They might not be as iconic as leeks or dragons on the ‘Welshness’ scale (in fact, many people probably won’t know what they are), but coracles are entwined into the culture of Wales, and this little museum in Carmarthenshire acts as a perfect introduction to the history of these odd-looking, river-going crafts.
Records of coracles being used in the United Kingdom date back to Roman times. The small, wooden boats, which appear like large baskets bobbing on the water’s surface, were primarily used for net fishing, with their irregular, flat-bottom-shape making them ideal for navigating very shallow streams, while also making them easy to transport (slung over the back like a turtle’s shell). Two coracles would be used in tandem, with a net strewn between each boat, granting each fisherman one free arm for paddling with a single oar.
While crafts resembling a coracle—the term being an anglicization of the boat’s Welsh name, cwrwgl—have been found all over the world, Wales remains one of the only places in Europe where they are still used for fishing today, with coracle-caught sewin and salmon both protected delicacies.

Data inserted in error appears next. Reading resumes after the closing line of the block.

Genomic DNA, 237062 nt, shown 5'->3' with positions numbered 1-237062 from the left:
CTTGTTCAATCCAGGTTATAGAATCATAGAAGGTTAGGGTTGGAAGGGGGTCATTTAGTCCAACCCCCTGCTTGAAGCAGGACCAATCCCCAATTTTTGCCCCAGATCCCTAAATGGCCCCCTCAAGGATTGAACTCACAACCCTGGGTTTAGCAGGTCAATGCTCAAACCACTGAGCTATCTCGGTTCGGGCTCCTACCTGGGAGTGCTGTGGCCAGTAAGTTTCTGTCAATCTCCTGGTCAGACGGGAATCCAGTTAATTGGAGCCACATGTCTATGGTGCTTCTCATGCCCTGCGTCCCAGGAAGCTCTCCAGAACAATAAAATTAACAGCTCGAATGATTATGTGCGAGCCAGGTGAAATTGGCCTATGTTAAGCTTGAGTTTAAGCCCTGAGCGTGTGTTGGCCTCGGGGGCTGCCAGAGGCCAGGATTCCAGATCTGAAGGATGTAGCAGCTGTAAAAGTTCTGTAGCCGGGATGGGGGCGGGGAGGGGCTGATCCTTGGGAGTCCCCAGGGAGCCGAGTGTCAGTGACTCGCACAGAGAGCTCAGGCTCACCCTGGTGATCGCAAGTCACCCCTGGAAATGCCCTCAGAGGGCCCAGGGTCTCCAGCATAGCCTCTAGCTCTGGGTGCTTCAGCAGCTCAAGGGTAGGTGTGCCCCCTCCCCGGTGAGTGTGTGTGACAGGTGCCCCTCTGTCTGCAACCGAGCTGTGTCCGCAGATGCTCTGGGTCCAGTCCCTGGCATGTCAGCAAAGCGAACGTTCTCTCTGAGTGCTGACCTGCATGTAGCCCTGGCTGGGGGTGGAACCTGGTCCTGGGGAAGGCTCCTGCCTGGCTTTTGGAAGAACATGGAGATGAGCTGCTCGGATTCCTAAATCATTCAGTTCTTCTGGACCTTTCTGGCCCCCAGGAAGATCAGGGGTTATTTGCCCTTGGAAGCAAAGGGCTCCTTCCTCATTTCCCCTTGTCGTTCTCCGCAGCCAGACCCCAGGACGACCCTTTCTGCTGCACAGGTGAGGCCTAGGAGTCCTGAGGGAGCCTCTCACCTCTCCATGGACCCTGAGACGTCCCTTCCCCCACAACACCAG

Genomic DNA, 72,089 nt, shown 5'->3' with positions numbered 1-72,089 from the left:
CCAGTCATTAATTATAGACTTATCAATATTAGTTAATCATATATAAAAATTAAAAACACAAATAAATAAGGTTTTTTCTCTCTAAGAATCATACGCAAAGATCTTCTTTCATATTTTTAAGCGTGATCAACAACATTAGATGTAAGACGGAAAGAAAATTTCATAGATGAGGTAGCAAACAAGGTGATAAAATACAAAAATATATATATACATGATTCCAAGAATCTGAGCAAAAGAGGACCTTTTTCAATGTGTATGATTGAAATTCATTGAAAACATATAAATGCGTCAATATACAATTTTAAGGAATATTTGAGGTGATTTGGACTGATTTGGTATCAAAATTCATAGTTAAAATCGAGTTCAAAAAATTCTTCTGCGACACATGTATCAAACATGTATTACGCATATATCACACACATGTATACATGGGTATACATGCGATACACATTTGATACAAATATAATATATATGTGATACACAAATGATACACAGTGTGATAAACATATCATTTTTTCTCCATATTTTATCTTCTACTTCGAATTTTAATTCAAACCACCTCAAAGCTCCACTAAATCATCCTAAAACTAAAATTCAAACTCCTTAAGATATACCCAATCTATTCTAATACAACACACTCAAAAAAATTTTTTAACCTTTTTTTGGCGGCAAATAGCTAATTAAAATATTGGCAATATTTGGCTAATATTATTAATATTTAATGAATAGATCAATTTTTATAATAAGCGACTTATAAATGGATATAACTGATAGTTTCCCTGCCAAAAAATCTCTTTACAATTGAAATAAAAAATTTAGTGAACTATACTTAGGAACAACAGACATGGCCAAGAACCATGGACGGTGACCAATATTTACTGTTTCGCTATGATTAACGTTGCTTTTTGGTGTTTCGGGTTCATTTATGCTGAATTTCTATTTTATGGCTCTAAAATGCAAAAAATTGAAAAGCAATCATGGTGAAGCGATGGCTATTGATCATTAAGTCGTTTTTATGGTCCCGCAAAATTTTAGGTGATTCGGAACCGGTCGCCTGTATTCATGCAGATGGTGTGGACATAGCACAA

Sitting pretty on the grounds of a 17th-century flour mill on the banks of the River Teifi (one of the rivers where fishing coracles can still be seen!), the lovingly-maintained National Coracle Centre, in the village of Cenarth, is dedicated to these quirky vessels, boasting a collection of coracles from across Wales as well as examples from India, Iraq, and the Americas. These are supplemented with paintings, models, and intriguing archival displays of the crafts in use, with the little boats having served as everything from rudimentary ferries to (very wobbly!) racing vessels over the years.